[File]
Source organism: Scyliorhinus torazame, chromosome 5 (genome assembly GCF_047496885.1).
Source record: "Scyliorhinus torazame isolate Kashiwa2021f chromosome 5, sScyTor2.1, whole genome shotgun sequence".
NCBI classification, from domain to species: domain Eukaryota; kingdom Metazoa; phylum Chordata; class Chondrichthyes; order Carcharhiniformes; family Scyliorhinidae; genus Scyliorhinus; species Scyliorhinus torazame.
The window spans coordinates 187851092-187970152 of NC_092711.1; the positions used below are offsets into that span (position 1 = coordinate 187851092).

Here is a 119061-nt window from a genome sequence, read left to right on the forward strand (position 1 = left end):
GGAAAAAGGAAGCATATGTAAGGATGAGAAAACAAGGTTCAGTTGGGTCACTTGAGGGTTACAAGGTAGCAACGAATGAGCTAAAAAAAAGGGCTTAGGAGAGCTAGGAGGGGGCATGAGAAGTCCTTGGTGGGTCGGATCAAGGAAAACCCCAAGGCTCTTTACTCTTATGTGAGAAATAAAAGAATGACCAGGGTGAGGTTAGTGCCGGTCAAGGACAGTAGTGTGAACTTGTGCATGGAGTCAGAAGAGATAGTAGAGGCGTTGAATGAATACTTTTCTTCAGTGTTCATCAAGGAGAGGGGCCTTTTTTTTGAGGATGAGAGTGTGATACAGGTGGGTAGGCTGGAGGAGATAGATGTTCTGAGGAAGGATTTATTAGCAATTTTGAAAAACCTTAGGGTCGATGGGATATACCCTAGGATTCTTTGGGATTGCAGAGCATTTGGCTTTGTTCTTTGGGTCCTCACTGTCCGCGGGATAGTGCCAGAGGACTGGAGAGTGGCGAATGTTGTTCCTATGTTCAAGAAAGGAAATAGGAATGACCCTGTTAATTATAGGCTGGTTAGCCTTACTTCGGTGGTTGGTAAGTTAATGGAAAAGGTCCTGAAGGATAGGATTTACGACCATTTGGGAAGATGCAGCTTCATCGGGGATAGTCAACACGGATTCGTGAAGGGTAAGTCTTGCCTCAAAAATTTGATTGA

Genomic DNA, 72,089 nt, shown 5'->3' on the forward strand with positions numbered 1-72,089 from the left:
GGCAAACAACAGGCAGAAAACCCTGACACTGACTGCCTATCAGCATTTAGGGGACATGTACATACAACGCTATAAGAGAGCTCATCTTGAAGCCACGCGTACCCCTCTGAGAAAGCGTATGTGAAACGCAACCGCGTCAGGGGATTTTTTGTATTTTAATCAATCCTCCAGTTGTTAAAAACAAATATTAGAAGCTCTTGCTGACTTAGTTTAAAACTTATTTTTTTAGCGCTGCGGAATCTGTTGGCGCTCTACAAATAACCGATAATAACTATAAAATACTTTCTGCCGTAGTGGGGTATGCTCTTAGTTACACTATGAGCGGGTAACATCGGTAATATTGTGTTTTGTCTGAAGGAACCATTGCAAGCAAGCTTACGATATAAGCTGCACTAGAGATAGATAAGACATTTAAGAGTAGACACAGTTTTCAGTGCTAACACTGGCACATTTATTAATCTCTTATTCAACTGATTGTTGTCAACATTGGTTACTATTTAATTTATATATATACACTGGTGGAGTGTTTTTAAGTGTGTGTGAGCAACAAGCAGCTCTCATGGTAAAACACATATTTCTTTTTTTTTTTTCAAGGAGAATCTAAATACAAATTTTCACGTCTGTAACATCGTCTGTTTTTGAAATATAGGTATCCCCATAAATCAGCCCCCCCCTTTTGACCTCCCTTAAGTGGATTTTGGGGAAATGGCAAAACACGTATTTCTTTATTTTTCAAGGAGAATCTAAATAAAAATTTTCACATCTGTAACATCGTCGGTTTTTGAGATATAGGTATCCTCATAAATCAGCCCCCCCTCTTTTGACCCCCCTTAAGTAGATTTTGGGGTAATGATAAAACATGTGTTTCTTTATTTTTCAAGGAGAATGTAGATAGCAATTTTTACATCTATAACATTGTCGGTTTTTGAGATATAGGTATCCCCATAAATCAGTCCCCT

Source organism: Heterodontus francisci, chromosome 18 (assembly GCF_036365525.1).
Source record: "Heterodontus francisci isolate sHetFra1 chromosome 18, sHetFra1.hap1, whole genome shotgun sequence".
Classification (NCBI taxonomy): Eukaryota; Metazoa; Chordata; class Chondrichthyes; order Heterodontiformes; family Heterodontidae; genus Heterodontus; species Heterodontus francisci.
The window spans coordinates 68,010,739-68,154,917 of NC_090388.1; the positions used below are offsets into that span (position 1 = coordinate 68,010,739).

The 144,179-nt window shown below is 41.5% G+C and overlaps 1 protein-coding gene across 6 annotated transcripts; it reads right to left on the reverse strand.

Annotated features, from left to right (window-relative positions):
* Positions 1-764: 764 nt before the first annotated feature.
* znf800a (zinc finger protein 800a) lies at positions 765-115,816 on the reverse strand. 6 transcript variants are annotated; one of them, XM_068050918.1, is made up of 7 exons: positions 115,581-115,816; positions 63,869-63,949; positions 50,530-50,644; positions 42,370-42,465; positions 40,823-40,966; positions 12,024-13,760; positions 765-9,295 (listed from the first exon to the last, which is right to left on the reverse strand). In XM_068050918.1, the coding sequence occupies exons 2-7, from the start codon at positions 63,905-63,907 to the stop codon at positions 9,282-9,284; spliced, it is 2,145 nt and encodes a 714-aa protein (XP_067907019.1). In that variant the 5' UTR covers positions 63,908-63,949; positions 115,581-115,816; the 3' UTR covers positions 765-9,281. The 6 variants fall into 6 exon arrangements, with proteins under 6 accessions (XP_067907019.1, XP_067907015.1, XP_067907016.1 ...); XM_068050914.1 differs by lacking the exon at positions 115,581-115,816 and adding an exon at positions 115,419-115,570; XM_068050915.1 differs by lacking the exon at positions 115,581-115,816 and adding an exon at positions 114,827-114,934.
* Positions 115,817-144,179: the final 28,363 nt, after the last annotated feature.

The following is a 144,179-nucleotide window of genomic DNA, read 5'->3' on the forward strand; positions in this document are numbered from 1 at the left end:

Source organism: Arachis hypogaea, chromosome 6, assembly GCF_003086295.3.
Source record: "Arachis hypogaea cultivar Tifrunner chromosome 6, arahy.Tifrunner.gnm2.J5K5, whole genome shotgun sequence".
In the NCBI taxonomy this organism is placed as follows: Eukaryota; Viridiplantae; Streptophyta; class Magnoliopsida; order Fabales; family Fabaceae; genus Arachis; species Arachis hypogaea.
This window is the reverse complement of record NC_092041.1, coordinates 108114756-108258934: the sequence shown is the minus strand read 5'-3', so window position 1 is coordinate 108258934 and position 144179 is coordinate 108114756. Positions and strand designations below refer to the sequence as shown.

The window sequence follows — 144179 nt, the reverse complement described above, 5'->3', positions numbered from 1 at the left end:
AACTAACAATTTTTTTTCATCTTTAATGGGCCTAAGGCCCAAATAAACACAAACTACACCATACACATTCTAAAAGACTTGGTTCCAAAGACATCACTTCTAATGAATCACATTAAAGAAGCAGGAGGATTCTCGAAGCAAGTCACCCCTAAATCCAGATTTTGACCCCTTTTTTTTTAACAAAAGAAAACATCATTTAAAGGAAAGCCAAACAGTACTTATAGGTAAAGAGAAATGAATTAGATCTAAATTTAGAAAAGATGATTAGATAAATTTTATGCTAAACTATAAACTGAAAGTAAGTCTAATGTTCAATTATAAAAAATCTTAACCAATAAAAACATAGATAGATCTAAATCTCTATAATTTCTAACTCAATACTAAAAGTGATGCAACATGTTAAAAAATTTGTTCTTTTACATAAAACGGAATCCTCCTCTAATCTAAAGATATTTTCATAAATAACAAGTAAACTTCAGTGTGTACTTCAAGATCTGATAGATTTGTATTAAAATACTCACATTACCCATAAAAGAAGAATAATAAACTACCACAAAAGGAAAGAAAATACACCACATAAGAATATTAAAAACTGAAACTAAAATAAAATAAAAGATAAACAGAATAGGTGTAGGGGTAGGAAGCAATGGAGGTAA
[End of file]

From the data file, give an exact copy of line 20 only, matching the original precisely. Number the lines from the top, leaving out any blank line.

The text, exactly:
Source record: "Arachis hypogaea cultivar Tifrunner chromosome 6, arahy.Tifrunner.gnm2.J5K5, whole genome shotgun sequence".